Battered by rocky markets, clients seek comfort from advisers

Some planners share how they respond to questions on economy

Mar 31, 2008 @ 12:01 am

By Aaron Siegel

Clients are nervous and with good reason.

Every day, it seems, a different pundit is calling for recession.

Housing prices are slumping, and the stock market has been rocked. Meanwhile, subprime woes continue.

So what are financial advisers doing to calm jittery clients, particularly those who are near retirement?

Several advisers who attended the InvestmentNews Retirement Income Summit in New York last week explained how they have responded to clients who asked questions about the economy.

Ian Weinberg

Chief executive

Family Wealth and Pension Management LLC of Woodbury, N.Y.

Assets under management: $150 million

We have worked hard to educate our clients about market cycles, and they all responded extremely well to our calls.

Most investors are nervous during periods like this, and this could be a unique type of recession that we have not seen, so we are approaching it cautiously.

A lot of planners that I have met with, or heard at conferences, could be in denial about the low interest rates, and that the portfolio models that they are using will not have much to do with how clients' portfolios will perform in the future.

Lewis J. Altfest


L.J. Altfest & Co. of New York

Assets under management: $550 million

Many clients are nervous now, and I am spending a lot of time on conference calls for all of them.

In an effort to calm frayed nerves, I have spent a lot of time on the phone with my clients, explaining to them that the firm was in control and that there should not be any skeletons coming out of the closet.

Despite market uncertainty, I told my clients that they should expect to be pleasantly surprised by the end of the year.

Tom Orecchio


Greenbaum and Orecchio Inc. of Old Tappan, N.J.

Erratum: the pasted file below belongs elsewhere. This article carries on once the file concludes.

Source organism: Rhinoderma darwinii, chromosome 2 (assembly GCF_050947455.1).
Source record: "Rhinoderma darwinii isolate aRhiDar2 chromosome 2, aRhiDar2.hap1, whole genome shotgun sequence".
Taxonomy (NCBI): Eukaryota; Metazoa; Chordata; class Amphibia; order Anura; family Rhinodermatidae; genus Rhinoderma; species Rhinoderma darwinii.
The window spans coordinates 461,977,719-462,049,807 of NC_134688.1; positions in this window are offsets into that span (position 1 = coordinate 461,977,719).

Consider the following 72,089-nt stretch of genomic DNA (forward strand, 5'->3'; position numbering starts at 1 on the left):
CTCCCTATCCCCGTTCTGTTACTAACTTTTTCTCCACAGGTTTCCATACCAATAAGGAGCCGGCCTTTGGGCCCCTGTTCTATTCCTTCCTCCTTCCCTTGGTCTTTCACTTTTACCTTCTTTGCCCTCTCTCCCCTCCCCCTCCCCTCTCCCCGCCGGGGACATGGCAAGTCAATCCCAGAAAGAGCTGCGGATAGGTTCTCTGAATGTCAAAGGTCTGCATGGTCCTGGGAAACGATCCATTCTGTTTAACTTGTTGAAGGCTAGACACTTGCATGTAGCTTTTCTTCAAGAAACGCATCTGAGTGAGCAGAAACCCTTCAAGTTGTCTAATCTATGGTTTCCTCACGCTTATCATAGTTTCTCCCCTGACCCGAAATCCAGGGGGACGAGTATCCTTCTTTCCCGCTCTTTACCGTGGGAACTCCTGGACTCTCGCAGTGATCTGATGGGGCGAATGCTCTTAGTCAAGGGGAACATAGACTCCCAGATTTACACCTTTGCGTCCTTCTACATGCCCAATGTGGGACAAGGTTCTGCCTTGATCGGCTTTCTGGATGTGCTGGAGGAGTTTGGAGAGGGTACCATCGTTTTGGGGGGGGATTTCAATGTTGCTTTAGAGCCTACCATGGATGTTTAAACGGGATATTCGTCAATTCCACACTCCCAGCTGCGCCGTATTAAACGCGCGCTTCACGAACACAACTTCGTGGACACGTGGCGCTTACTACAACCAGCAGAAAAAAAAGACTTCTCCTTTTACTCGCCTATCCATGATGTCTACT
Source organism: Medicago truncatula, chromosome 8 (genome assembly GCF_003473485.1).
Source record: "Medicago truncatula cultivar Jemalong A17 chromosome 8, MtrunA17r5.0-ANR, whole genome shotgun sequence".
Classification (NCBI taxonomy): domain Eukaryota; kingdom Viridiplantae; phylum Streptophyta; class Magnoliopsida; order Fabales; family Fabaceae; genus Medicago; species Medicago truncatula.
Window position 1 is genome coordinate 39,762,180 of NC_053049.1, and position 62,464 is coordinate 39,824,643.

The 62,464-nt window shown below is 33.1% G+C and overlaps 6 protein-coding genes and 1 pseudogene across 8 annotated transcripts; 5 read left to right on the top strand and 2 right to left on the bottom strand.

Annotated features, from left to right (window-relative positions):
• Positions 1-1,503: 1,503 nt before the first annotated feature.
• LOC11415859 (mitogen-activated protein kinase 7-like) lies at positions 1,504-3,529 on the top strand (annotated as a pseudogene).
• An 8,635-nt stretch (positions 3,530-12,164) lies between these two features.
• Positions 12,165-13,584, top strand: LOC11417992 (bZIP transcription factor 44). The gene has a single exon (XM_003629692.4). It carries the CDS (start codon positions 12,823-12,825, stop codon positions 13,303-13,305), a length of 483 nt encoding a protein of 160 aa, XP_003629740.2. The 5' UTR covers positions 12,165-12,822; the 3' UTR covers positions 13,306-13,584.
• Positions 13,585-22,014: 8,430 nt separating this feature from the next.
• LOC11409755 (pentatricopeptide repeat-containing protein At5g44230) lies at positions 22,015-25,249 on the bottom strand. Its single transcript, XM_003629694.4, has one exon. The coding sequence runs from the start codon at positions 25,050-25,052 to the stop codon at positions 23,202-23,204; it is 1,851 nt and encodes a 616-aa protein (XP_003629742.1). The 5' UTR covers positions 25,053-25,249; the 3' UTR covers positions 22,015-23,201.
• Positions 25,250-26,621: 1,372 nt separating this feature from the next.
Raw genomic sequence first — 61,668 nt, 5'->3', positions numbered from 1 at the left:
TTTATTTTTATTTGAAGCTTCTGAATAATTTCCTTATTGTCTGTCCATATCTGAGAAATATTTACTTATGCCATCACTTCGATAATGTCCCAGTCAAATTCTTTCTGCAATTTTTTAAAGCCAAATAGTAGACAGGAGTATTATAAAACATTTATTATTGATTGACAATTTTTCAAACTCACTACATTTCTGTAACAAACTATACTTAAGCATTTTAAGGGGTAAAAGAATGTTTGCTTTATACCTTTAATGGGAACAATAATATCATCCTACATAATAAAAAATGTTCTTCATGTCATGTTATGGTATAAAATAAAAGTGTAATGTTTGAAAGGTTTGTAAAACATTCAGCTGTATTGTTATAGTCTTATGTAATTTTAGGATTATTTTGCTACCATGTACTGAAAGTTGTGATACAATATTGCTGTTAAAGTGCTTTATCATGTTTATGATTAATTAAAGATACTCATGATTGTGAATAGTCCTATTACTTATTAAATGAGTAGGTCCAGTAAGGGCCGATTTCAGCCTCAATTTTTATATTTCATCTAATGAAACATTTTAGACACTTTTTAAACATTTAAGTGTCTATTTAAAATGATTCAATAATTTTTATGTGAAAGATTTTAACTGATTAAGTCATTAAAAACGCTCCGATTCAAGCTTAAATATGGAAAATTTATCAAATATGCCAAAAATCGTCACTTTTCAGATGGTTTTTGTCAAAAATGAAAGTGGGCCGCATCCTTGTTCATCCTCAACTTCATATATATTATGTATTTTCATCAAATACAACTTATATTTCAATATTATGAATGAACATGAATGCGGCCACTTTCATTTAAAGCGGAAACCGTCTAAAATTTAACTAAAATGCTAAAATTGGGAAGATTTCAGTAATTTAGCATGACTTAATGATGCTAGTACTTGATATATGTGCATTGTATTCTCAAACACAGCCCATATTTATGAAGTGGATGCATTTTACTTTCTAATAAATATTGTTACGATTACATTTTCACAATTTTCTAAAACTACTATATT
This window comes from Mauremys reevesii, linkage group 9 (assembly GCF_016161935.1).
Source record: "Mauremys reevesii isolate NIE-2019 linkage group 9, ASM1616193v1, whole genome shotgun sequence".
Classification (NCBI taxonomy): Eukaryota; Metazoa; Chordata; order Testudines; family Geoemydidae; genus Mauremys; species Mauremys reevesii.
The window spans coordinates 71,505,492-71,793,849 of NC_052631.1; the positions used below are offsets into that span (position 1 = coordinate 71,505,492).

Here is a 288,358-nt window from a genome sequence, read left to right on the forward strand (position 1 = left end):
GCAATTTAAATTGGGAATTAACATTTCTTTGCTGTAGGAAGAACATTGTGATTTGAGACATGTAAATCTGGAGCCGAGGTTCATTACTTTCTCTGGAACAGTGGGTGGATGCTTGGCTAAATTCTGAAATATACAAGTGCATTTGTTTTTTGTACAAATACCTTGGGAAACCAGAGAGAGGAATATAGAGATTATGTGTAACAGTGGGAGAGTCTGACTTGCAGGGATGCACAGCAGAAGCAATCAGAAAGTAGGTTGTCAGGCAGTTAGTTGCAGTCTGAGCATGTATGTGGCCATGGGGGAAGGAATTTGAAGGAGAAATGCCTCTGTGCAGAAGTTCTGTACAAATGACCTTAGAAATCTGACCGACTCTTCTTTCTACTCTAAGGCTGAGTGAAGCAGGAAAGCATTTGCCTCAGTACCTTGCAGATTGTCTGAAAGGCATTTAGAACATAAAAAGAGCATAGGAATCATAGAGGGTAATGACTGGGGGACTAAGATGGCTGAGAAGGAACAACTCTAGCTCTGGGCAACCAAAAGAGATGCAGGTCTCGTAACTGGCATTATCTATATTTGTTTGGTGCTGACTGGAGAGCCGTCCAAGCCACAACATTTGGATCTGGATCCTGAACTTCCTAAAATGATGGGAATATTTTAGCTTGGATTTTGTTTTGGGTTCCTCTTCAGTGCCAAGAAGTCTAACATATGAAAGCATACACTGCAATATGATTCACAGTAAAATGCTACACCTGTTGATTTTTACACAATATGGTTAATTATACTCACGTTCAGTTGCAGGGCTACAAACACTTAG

Assets under management: $450 million

We sent a letter to our clients and said that the current market slide is no different than any previous historic correction.

In mid-March, we called our clients and explained to them that their portfolios are constructed to beat the markets and they should not pay attention to noise in the financial markets.

Nicholas Nicolette


Sterling Financial Inc. of Sparta, N.J.

Assets under management: $250 million

While our clients have concerns about the state of the financial markets, they see that the financial markets go through cycles, and it is important for them to look at cash needs and plan accordingly.

We are reaching out to our clients to make sure that they are calm, but we have not had people calling in a panic wondering if their financial futures are rapidly disappearing.

Michael Terry

Founding principal

Michael Terry Planning LLC of Queens, N.Y.

Assets under management: $30 million

My clients have not had any trouble.

Most of them are in the accumulation phase and most clients understand that despite the bear market, their assets are being invested under a plan, and we are sticking with the plan.

These markets don't bother my clients too much. They have been through tough markets twice, and they are not concerned about their retirement being derailed.

Jim Boudreaux

Senior associate

Baystate Financial Services of Boston

Assets under management: $4 billion

We have done conference calls with our clients since the Bear Stearns Cos. [Inc. of New York] mess.

Bear was taken over as a result of bad timing, and if they had the liquidity that the other major financial institutions have, this wouldn't have happened.

My clients are diversified in such a matter that they are protected. We don't have issues where people are calling us up to get out of the market.

From that stance, we are very lucky that we have informed relationships with our clients. As fee-based planners it behooves us to keep our clients informed.

Robert Glovsky


Mintz Levin Financial Advisors LLC of Boston

Assets under management: $1.2 billion

The clients want us to grow their money, so when we talk to them about how much they have lost, they tend to be much more comfortable and relaxed, and understand the downside protection [that we have provided them].

The markets have been pretty benign over the past five years. People are looking back to 2002 and are realizing that the markets go in cycles.

Some of our clients are expressing a "gloom and doom" scenario but realize that that they are reacting with their emotions and they then begin to put the market situation into perspective.

E-mail Aaron Siegel at


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